Tuesday, November 21, 2006

Ireland and the Philippines

In just over a generation, Ireland has evolved from one of the poorest countries in Western Europe to one of the most successful. It has reversed the persistent emigration of its best and brightest and achieved an enviable reputation as a thriving, knowledge-driven economy.
As a result of sustained efforts over many years, the past of declining population, poor living standards, and economic stagnation has been left behind. Ireland now has the second highest gross domestic product (GDP) per capita within the European Union (after Luxem­bourg), one-third higher than the EU-25 average, and has achieved exceptional grow.

One of the biggest successes of the Irish economy has been new job creation. From 1990 to 2005, employment soared from 1.1 million to 1.9 million. Economic growth, more jobs, and rising living standards meant the resolution of the emigration problem, which had bedeviled Ireland for generations.

How Ireland Became the Celtic Tiger
by Sean Dorgan of Heritage Foundation

If you are familiar with history, Philippines and Ireland have a lot of in common :

1. Both are Catholic country.

2. Stagnation and emigration are a way of life.

3. English speaking and low labor cost

4. Companies are uncompetitive

5. depended heavily on agriculture

6. high unemployment

7. drain of human capital due to immigration

8. persistent inflation

9. huge public debt

10. government responsible for excessive and misguided public spending.

How come Ireland became the most successful economically with the 2nd highest per capita in all of Europe while the Philippines remain at the bottom of the heap in Southeast asia?

Their secrets :

a) At the heart of these policies was a belief in economic openness to global markets, low tax rates, and invest­ment in education.

b) Ireland’s transformation was national in scope, with individu­als, businesses, institutions, and government sharing the same ambition.

c) It involved parents deciding that their children would have choices that they did not have and would not be forced to leave their home com­munities because of economic necessity.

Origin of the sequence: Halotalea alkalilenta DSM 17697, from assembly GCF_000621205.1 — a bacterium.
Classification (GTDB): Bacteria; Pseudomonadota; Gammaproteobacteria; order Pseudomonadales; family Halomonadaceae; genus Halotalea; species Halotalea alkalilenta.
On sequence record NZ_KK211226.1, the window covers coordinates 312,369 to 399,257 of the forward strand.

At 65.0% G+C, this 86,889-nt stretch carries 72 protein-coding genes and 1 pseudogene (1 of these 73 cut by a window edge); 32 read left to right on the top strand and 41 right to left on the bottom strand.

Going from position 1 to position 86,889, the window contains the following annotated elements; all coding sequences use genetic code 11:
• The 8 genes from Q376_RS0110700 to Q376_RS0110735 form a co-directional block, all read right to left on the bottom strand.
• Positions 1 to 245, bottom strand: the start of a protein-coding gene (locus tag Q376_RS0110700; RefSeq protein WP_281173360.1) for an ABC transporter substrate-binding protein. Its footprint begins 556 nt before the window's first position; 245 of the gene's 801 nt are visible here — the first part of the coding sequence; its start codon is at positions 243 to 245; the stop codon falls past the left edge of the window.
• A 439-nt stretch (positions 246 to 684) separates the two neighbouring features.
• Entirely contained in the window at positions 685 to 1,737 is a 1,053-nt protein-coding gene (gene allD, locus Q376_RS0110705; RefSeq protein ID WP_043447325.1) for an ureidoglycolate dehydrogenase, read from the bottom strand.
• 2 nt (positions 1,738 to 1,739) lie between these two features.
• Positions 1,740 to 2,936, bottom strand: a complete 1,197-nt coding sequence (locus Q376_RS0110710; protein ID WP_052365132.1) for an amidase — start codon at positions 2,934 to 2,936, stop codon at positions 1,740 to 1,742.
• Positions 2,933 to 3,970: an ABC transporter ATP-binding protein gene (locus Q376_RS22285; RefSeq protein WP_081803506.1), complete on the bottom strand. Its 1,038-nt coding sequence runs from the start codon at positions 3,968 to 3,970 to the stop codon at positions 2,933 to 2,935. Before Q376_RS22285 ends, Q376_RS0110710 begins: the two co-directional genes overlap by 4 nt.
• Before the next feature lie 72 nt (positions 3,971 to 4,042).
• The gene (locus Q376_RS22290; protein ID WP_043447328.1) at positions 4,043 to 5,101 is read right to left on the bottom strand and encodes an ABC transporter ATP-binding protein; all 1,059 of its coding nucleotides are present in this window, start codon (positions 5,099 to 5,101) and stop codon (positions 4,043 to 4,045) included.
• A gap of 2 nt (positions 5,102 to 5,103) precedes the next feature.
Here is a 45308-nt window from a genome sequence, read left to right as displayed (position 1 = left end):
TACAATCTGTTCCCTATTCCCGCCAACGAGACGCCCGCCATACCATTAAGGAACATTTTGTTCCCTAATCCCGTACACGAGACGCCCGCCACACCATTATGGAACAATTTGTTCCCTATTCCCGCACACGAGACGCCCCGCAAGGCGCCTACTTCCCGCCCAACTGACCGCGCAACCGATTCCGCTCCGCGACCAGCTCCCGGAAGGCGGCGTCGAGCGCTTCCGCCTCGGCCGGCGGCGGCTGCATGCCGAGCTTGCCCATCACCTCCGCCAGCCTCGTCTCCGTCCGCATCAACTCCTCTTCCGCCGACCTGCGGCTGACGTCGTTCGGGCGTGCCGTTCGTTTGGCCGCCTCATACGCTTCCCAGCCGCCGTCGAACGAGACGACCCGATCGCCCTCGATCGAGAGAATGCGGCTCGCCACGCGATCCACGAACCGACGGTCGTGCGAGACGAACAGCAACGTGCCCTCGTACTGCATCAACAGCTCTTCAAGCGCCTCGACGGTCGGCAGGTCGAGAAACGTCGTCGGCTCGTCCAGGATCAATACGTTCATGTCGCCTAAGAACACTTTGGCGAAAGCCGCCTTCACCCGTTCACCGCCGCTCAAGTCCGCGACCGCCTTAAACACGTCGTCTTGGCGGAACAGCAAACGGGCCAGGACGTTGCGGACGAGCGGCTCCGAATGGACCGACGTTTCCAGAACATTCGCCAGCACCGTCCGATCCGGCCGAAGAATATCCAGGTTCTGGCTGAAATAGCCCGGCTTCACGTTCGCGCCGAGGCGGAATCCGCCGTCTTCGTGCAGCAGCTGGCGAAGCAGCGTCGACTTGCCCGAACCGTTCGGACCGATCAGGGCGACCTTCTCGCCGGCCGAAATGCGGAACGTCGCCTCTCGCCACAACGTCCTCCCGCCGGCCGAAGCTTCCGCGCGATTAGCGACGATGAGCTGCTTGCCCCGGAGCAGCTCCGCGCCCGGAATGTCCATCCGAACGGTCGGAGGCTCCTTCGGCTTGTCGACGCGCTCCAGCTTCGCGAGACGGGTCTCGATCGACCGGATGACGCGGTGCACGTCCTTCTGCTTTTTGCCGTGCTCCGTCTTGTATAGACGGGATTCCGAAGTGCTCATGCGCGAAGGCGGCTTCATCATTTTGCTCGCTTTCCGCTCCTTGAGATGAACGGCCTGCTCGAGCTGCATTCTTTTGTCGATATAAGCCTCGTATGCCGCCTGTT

d) Political decisions were driven and sustained by the public will for success.

e)Smaller government became part of the road to success. There was surprise with the first moves to cut spending severely across a range of programs and abolish a number of government agencies.

f) moderate wage increases in return for modest reductions in direct income taxes, in effect allowing take-home pay to increase more than the pay raise granted by employers.

g) While cutting back on spending, the govern­ment took steps to promote business investment.

h) The people of Ireland have assiduously invested in human capital over the past 40 years. Ever since the OECD published Investment in Education in 1966, education has had a central position in Ireland’s development policies. Education in state colleges and universities is free from elementary up to college.

This economic openness, combined with low taxes, pragmatism and ambition, further invest­ment in education, and a continuing eye to the future, are the ingredients for success. this only prove that hard work and good policy can bring rewards.

Let us test the current regime claim that they will make the Philippines a First World country when they step down in the year 2010. Check the space if the current policy exists in this regime:

[ ] The economy is open to the global market.

[ ] Companies and workers enjoy low tax rates.

[ ] Investment in Education is their priority.

[ ] The government enjoy the trust of the people, businesses and institutions

[ ] The government is not encouraging immigration because there are lot of jobs available.

[ ] They cut spending accross all government programs.

[ ] They abolish a number of government agencies.

[ ] education is free in all state colleges and universities from elementary to college.

7-8 yes answers. Congratulations you live in a First World Country.

5-6 yes answers. Thank your government. They take care of you

4 below yes answers. Peace man! Throw the gun!


1 comment:

  1. Kumusta po sir! I was browsing SHC's website when I noticed your blog. You have so many informative blog entries and I really appreciate them. I am also a cordian, I graduated in 1991 and taught for 1 year at lower BED.You can ask Mr. Jay Merle about me. I was also a Vincentian working student. My co-Vincentians are still there like Mrs. M.Asia, Mr. Catapang, Mr. Uriarte etc. I hope a lot of SHC students can view and read your blogs. They are interesting.Kudos!